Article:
R-O-B-O-T V-O-I-C-E-S! Need we say more?
We can’t leave our Sinclair ZX Spectrum alone. Not only can it print rude messages about your mates on shiny thermal paper, it can also do RO-BOT VOI-CES!
That’s right, we got ourselves a Currah MicroSpeech attachment for the Speccie. This little black plastic box of tricks did for voice synthesis what the SpecDrum did for drum sampling: that is, slotted it right into the back of your home computer. Once the MicroSpeech was installed, every key press you made on the Spectrum’s boingy rubber keys was announced through your TV speaker in glorious, robotic monotone. RUN. EN-TER. SPACE. BREAK. B-B-B-B-BREAK. Being in charge of a talking Spectrum is the next best thing to piloting the Starship Enterprise. Probably.
SpecTalk gives you weird glitchy sounds, st-st-st-stuttering v-v-vocals, 8-bit nastiness and – most importantly of all – the ability to roll your own vocal phrases using its library of phonetic components. These are mapped out over the lower spread of the keyboard: there’s a handy chart of what note corresponds to what sound on the second pane of the SpecTalk. To make your very own talking computer, circa 1985, just slot these bits of sound together in your DAW’s pattern editor, nudging them up close to each other so that they form complete words. There you go – an endless selection of personalised ad-libs, shout-outs, vocal riffs and doom-laden robotic warnings of impending core breach, right at your fingertips, and all in the utterly unique 1980s tone of the Currah. As we say in SpecTalk world, “its (ee)z(ee) wuns y(ou) ge(tt) (dth)u ha(ng) ov it”. There are two velocity layers for the phonemes, so you can program unstressed sounds or stressed sounds (which are slightly higher in pitch). Combining the two will make your phrases a little less robotic. (But not much. Otherwise what would be the point?!)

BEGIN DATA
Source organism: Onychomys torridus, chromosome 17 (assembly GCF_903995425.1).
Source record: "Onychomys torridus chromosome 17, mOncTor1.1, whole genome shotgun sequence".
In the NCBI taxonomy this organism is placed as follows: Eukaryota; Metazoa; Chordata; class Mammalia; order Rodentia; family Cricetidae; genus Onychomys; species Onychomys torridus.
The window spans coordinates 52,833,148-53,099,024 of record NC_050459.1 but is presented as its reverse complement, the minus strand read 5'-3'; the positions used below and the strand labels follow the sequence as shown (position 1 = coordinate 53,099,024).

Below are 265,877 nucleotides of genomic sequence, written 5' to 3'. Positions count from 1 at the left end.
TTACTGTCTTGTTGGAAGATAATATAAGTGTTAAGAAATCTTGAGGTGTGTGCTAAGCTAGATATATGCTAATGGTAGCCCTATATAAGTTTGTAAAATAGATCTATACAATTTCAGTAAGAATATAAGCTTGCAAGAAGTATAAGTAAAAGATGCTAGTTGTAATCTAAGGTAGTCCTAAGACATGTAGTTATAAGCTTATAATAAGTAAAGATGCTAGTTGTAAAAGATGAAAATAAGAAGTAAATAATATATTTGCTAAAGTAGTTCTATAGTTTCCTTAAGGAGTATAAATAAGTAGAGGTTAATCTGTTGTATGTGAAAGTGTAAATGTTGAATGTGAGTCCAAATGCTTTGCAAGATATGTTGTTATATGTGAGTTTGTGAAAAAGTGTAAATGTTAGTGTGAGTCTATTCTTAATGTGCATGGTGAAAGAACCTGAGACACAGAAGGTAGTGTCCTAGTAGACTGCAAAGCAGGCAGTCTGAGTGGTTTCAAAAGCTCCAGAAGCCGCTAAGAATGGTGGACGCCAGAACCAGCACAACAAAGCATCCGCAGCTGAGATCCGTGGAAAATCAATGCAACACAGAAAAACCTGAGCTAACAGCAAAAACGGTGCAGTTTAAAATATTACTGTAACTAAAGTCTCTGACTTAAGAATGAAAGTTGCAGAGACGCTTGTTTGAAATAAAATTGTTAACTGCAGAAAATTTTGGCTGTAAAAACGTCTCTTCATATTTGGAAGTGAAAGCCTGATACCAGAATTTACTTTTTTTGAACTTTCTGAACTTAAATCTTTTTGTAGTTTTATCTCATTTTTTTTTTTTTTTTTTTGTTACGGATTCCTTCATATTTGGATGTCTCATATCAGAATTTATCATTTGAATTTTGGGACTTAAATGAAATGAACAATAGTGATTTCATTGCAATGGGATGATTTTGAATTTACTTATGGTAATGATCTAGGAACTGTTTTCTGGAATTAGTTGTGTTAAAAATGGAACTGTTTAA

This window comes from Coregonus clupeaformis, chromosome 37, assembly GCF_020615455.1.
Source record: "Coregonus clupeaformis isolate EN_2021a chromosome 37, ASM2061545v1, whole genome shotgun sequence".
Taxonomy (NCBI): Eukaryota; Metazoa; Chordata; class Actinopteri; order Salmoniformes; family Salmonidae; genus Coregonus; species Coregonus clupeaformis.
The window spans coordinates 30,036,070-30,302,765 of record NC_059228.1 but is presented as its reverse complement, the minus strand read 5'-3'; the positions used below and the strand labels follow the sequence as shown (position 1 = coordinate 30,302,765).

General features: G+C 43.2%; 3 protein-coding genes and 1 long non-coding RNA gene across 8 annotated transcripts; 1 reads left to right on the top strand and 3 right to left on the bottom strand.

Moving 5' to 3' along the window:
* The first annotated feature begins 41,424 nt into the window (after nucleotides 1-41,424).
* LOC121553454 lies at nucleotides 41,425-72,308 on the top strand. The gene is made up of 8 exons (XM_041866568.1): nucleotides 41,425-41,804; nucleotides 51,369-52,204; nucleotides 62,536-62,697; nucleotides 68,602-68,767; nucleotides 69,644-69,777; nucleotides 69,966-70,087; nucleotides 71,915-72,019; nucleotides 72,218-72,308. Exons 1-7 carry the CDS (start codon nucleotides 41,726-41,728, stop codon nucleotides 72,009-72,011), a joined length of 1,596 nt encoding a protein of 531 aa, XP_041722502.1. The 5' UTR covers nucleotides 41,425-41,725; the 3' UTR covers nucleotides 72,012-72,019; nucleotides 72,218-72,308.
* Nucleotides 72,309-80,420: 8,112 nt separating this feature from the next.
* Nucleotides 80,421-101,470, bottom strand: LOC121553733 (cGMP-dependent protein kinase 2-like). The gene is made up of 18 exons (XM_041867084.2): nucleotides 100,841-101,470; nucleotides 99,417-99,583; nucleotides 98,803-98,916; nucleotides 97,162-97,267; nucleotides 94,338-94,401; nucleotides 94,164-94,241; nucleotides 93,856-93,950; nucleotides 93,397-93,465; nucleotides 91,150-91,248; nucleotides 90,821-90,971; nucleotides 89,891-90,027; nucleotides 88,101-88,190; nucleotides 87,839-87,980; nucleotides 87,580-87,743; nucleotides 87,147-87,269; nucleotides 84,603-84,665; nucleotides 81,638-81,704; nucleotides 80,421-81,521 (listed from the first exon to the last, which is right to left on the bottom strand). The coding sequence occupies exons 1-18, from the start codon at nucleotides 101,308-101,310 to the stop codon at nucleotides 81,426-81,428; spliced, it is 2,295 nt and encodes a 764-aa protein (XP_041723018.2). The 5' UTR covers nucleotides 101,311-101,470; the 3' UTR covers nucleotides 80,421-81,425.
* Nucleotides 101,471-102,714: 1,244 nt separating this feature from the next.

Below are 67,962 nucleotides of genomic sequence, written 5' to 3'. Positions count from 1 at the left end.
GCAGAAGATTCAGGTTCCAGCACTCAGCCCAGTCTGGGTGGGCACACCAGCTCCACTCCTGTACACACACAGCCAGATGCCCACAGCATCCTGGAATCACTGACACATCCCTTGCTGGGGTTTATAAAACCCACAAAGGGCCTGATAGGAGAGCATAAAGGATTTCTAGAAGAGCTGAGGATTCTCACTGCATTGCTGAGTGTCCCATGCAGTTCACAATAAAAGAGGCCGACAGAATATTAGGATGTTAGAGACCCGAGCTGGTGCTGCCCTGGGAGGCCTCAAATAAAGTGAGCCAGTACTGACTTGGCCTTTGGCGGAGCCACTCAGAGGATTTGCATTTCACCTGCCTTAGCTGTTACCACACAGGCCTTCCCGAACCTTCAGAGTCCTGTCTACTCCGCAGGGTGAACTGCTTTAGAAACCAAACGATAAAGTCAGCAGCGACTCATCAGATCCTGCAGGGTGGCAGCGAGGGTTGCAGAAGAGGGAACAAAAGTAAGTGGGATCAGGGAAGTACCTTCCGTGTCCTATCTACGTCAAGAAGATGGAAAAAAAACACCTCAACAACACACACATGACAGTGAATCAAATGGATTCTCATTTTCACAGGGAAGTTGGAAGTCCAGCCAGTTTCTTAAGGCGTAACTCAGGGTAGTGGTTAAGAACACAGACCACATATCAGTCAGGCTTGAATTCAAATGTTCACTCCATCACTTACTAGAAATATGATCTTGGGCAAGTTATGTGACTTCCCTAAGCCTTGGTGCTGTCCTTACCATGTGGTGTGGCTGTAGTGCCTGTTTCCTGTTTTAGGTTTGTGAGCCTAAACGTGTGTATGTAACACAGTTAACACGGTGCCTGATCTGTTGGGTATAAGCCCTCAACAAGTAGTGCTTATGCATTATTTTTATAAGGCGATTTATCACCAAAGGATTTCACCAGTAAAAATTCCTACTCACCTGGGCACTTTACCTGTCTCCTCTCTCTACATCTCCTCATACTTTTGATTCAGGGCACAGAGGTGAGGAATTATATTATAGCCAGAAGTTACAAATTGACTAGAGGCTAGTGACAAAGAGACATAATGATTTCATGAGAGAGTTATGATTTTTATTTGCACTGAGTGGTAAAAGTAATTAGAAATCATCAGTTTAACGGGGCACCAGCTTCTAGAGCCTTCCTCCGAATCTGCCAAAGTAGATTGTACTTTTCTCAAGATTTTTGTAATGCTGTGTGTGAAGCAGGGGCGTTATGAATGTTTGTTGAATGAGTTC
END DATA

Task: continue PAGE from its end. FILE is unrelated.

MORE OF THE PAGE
In any case, you don’t have to string your own phonemes together to have fun with SpecTalk. We took the liberty of building in a whole library of useful words and phrases in the top octaves, so you can chop those up, splice them together and make stuff up out of them. There are two octaves’ worth of phrases, with higher velocity values granting access to three further banks, for a total of… lots. Lots of phrases. Some of them were suggested via a poll of Rhythmic Robot customers; some of them are, frankly, a bit odd. (The phrases, not the customers. Though possibly both.) But you can always slice them up and rearrange them to make them normal if you want. (Again, the phrases, not the… you get it.)
That was supposed to be the whole deal, but then Mongo went a bit mental with the coding and roped in an octave of “drum” sounds in the middle. These are, basically, the Spectrum “saying” drum noises: Buh. Tssh. Tsss. Kuk. They’re weird, they’re unusual, they certainly don’t grace any drum libraries that we’ve come across, and who knows? They might be just the thing to set your track apart. You could record them, pitch-shift them in your DAW, glitch them up, stick them through a granular synthesiser… they’re chock full of 8-bit character. You can get some frankly loopy percussion noises out of the raw phonemes themselves, come to that; think hi-hat patterns made up of t s t s t s t s…
The sound of SpecTalk is 80s sci-fi in a nutshell. MONO-TONE RO-BOT VOI-CES. THE COUNT-DOWN IS COMM-EN-CING. RUN EARTH-LINGS RUN. You know the drill. What’s cooler than that? Nothing, that’s what, which is why we made it for you.
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